Document recommendation systems for locating relevant literature have mostly relied on methods developed a decade ago. This is largely due to the lack of a large offline gold-standard benchmark of relevant documents that cover a variety of research fields such that newly developed literature search techniques can be compared, improved and translated into practice. To overcome this bottleneck, we have established the RElevant LIterature SearcH consortium consisting of more than 1500 scientists from 84 countries, who have collectively annotated the relevance of over 180 000 PubMed-listed articles with regard to their respective seed (input) article/s. The majority of annotations were contributed by highly experienced, original authors of the seed articles. The collected data cover 76% of all unique PubMed Medical Subject Headings descriptors. No systematic biases were observed across different experience levels, research fields or time spent on annotations.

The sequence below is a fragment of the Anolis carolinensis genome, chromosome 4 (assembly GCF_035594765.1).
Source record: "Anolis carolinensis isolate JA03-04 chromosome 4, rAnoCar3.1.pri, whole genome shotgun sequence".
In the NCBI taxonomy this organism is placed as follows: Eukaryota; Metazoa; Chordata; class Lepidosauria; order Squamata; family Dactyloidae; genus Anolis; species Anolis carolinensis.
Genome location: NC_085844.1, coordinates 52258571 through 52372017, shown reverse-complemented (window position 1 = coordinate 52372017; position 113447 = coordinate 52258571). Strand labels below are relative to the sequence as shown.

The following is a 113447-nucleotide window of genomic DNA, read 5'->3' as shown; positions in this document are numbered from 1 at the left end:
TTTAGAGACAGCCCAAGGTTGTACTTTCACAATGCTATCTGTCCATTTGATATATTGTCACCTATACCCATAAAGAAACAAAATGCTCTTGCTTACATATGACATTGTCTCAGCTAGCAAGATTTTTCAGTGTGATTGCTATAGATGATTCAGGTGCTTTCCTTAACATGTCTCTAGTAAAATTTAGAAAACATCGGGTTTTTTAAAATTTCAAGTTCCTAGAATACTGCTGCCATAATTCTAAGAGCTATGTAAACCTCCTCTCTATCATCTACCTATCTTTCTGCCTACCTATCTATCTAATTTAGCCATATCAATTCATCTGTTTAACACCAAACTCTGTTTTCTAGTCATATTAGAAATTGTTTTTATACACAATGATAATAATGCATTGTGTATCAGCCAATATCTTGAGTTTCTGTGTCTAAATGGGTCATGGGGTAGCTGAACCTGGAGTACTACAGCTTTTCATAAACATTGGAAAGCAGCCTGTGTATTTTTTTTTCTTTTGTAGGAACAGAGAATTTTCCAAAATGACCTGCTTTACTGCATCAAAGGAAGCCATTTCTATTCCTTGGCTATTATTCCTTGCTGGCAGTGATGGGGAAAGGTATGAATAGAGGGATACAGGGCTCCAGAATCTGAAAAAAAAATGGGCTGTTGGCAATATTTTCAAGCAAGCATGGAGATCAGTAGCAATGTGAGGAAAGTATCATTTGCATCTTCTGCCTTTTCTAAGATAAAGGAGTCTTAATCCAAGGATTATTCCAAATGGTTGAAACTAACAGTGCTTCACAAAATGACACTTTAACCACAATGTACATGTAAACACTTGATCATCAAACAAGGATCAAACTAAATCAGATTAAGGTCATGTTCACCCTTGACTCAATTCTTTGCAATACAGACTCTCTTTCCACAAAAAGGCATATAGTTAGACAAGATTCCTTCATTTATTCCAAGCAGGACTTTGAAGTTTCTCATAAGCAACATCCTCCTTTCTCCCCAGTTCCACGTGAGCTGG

Artificial intelligence (AI) can improve various aspects of healthcare. It can help reduce annual expenditure, allow early detection of diseases, provide round-the-clock monitoring for chronic disorders, and help limit the exposure of healthcare professionals in contagious environments. The use of AI in healthcare systems in Africa, in particular, can eliminate inefficiencies such as misdiagnosis, shortage in healthcare workers, and wait and recovery time. However, it is important to safeguard against issues such as privacy breaches, or lack of personalised care and accessibility. The central tenet for an AI framework must be ethics. This brief discusses the benefits and challenges of introducing AI in Africa's healthcare sector and suggests how policymakers can strike a balance between allowing innovation and protecting data. This paper is for ORF's Centre for New Economic Diplomacy (CNED).